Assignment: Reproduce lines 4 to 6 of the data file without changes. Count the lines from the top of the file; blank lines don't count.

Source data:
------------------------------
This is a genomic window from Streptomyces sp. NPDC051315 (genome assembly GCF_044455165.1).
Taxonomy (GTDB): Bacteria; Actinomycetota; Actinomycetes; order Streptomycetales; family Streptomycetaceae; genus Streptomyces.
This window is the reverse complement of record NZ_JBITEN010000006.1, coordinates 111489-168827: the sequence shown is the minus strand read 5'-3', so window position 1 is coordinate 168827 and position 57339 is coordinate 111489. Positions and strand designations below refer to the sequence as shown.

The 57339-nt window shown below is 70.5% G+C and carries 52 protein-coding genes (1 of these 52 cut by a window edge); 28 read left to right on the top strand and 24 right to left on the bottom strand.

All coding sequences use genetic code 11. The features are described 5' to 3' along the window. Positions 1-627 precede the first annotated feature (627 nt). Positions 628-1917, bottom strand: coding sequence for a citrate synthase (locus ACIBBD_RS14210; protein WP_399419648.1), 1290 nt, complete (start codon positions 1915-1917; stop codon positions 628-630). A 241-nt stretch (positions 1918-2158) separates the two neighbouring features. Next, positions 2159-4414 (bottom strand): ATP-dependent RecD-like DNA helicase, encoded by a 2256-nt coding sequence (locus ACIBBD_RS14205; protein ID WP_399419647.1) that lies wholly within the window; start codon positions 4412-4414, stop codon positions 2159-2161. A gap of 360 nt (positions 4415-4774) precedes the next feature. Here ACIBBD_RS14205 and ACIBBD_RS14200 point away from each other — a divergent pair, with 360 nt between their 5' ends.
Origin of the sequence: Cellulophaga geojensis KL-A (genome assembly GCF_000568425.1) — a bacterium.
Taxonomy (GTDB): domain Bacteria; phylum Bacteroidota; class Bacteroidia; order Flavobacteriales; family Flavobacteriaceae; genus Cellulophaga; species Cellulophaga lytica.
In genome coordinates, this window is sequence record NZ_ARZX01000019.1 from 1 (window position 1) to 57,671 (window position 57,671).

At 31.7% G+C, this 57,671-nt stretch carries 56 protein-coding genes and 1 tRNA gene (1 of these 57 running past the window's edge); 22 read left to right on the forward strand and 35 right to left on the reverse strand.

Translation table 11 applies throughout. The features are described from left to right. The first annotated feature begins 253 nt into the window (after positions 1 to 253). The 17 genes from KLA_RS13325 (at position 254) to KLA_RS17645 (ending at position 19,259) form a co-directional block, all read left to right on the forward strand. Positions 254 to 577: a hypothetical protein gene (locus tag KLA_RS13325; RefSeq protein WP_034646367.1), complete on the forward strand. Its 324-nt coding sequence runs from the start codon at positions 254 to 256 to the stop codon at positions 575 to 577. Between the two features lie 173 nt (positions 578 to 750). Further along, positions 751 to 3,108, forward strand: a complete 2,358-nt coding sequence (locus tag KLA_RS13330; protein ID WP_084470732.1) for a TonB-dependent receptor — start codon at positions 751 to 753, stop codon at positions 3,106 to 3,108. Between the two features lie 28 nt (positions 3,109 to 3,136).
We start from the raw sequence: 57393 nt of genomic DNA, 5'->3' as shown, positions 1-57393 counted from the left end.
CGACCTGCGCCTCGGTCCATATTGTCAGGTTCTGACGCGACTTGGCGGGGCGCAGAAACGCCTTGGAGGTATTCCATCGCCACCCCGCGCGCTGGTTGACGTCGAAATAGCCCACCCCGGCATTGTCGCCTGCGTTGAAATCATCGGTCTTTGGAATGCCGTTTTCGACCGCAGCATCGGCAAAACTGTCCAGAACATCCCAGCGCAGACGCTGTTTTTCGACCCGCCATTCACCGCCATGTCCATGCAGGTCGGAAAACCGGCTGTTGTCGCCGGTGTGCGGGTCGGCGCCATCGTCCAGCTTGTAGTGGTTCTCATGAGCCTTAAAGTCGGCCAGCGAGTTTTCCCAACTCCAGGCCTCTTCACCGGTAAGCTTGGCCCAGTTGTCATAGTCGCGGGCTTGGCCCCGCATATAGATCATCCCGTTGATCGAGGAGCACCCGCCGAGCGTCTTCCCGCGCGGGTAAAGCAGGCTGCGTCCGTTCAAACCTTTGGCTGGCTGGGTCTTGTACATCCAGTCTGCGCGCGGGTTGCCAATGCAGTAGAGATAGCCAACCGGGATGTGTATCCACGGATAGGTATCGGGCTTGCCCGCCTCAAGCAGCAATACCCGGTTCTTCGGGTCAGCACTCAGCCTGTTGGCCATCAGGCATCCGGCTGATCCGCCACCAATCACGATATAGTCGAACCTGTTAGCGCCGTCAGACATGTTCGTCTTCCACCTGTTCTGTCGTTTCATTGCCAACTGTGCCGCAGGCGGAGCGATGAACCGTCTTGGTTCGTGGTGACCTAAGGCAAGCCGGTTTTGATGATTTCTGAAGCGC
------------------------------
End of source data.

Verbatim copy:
The 57339-nt window shown below is 70.5% G+C and carries 52 protein-coding genes (1 of these 52 cut by a window edge); 28 read left to right on the top strand and 24 right to left on the bottom strand.

All coding sequences use genetic code 11. The features are described 5' to 3' along the window. Positions 1-627 precede the first annotated feature (627 nt). Positions 628-1917, bottom strand: coding sequence for a citrate synthase (locus ACIBBD_RS14210; protein WP_399419648.1), 1290 nt, complete (start codon positions 1915-1917; stop codon positions 628-630). A 241-nt stretch (positions 1918-2158) separates the two neighbouring features. Next, positions 2159-4414 (bottom strand): ATP-dependent RecD-like DNA helicase, encoded by a 2256-nt coding sequence (locus ACIBBD_RS14205; protein ID WP_399419647.1) that lies wholly within the window; start codon positions 4412-4414, stop codon positions 2159-2161. A gap of 360 nt (positions 4415-4774) precedes the next feature. Here ACIBBD_RS14205 and ACIBBD_RS14200 point away from each other — a divergent pair, with 360 nt between their 5' ends.
Origin of the sequence: Cellulophaga geojensis KL-A (genome assembly GCF_000568425.1) — a bacterium.